Guatemala

Due to its religious tradition, each of the municipalities of Guatemala celebrate the Fiesta Patronal or patron saint feast. This takes place in the week of veneration of the Patron Saint of each municipality, and culminates in the particular day with special celebrations. The Semana Santa or Holy Week is a festival of great artistic value, in addition to religious fervor. The largest processions are held in La Antigua Guatemala, and in Guatemala City. In these, besides the beauty of the platforms, the villagers organize themselves to make alfombras or carpets, which are the main attraction of this celebration due to its artistic details, characteristic of Guatemala, and in turn, attract tourists who observe its detailed elaboration. The carpets are made of sawdust, fruits, flowers and different materials, an expression of faith and color. In Huehuetenango, and other towns in the country, the live representation of the Passion of Christ stands out.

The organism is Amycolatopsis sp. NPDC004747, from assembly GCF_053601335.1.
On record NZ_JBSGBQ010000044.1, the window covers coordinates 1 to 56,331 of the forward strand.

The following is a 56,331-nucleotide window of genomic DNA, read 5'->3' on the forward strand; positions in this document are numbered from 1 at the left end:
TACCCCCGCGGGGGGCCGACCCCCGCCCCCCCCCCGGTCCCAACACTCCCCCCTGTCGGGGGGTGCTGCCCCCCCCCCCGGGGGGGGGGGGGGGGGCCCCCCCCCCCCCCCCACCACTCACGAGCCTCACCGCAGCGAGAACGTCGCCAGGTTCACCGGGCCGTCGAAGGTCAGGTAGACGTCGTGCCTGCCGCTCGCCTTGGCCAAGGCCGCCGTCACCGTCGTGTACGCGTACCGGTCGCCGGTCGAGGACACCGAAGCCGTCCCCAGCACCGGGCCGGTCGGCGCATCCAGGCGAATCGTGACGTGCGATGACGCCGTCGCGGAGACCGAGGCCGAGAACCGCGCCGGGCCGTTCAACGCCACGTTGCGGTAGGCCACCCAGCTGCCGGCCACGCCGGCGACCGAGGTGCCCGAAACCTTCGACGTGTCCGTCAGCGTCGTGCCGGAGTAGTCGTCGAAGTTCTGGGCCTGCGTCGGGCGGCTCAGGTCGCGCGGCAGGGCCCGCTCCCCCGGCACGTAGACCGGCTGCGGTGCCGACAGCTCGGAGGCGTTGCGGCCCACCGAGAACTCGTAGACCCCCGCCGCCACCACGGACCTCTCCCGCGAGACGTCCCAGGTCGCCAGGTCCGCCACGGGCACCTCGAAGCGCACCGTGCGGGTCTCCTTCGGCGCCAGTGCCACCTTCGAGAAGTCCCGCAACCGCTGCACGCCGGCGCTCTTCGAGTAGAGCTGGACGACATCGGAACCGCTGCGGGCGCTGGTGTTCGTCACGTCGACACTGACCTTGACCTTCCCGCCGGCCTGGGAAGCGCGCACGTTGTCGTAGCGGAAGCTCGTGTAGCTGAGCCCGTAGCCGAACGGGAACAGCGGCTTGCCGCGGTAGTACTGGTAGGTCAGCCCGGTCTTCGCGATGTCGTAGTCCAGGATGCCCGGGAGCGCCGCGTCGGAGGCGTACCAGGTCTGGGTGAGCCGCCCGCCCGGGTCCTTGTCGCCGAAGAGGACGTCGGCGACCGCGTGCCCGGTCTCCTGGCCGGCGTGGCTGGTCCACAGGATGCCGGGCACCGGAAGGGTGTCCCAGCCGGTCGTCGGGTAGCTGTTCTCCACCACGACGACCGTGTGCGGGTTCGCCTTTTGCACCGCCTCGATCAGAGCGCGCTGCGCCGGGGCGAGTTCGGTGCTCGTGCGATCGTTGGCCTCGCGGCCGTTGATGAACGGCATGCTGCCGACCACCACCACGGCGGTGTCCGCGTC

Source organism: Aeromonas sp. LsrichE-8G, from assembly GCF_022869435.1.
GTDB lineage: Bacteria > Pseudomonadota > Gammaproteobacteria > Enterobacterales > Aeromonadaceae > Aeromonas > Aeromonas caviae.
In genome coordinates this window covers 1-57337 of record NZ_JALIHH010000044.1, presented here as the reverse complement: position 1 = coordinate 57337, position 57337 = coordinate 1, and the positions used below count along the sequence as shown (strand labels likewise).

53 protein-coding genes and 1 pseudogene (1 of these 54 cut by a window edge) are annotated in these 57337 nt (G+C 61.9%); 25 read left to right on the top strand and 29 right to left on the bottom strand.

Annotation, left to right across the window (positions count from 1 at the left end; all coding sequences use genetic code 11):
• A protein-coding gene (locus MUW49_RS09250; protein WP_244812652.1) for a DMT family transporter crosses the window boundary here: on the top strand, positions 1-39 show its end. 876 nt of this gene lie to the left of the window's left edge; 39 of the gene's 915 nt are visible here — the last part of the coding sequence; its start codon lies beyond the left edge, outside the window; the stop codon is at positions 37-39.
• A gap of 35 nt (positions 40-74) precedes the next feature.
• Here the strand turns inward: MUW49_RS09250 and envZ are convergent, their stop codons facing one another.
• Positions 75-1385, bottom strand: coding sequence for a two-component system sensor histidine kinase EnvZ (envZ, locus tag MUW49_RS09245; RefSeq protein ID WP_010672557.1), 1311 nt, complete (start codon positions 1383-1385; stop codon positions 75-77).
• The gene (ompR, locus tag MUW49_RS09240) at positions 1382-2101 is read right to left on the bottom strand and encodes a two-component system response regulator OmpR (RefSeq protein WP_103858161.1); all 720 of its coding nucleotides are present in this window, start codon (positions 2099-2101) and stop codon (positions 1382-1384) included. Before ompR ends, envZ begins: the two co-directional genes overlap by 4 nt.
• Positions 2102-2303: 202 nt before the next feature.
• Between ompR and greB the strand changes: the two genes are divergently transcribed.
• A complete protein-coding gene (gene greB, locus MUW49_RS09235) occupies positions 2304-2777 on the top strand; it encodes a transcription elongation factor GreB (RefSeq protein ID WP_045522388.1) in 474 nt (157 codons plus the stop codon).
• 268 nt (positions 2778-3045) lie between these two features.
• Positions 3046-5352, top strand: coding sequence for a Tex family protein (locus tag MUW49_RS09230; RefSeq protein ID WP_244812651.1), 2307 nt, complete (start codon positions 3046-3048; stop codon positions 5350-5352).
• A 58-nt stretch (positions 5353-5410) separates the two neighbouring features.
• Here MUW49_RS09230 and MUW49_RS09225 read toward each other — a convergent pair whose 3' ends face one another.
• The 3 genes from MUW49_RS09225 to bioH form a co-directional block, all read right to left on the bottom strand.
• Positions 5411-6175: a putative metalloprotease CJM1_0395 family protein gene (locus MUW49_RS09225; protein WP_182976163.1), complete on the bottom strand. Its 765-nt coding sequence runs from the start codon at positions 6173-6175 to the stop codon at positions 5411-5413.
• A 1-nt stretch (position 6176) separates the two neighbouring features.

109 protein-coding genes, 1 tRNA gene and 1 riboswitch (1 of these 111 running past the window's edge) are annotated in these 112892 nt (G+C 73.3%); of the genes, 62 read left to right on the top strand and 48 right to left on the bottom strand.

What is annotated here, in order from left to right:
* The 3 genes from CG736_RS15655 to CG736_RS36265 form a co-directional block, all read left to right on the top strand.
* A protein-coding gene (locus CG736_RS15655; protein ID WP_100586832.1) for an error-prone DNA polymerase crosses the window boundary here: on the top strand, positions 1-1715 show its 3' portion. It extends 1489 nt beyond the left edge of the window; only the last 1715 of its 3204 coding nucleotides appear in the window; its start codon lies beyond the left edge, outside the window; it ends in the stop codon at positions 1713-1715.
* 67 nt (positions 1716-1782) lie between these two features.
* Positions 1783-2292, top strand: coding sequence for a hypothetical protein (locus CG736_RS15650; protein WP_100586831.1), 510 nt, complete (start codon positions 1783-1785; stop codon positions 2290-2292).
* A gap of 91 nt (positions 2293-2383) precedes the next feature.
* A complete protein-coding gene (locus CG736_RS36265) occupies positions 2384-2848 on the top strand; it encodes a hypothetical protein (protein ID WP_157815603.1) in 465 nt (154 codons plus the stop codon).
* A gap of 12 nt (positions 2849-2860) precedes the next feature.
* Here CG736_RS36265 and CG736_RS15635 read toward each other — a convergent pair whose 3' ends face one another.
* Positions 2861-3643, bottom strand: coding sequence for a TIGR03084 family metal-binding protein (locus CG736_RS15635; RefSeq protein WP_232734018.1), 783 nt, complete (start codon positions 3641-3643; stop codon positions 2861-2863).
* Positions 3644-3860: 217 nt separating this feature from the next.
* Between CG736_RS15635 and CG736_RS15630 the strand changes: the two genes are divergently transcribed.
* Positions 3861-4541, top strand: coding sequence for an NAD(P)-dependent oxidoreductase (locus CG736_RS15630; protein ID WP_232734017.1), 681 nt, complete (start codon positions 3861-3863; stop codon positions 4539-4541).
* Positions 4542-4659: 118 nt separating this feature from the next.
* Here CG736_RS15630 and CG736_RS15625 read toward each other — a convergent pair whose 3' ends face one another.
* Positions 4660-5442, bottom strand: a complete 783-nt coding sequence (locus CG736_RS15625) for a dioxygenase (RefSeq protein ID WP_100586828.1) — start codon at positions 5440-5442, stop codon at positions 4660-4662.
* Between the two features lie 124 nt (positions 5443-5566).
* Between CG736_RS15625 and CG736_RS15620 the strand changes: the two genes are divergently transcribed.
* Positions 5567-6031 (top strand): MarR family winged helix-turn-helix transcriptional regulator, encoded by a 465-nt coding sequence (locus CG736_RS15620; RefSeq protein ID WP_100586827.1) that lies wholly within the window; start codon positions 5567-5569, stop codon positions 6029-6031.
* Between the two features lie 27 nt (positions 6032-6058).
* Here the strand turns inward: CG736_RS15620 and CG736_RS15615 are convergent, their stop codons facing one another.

El Salvador

In El Salvador, the patron saint festivities, mostly of religious content, take place in all the municipalities of the country. Usually the feasts, held in honor of a character or saint, begin nine days before the main day, and open with a procession known as the Desfile del Correo, which goes through the town’s main streets accompanied by the old or masked people, music bands, and other people like the mayor, municipal and religious authorities, the queen of the celebration, and the residents. The day before the celebration is usually known as the víspera or eve, and is when most of the activities happen. The San Miguel Carnival in San Miguel, as well as the Fiestas Agostinas in San Salvador, and the Fiestas Julias in Santa Ana, are some of the most important popular celebrations in the country.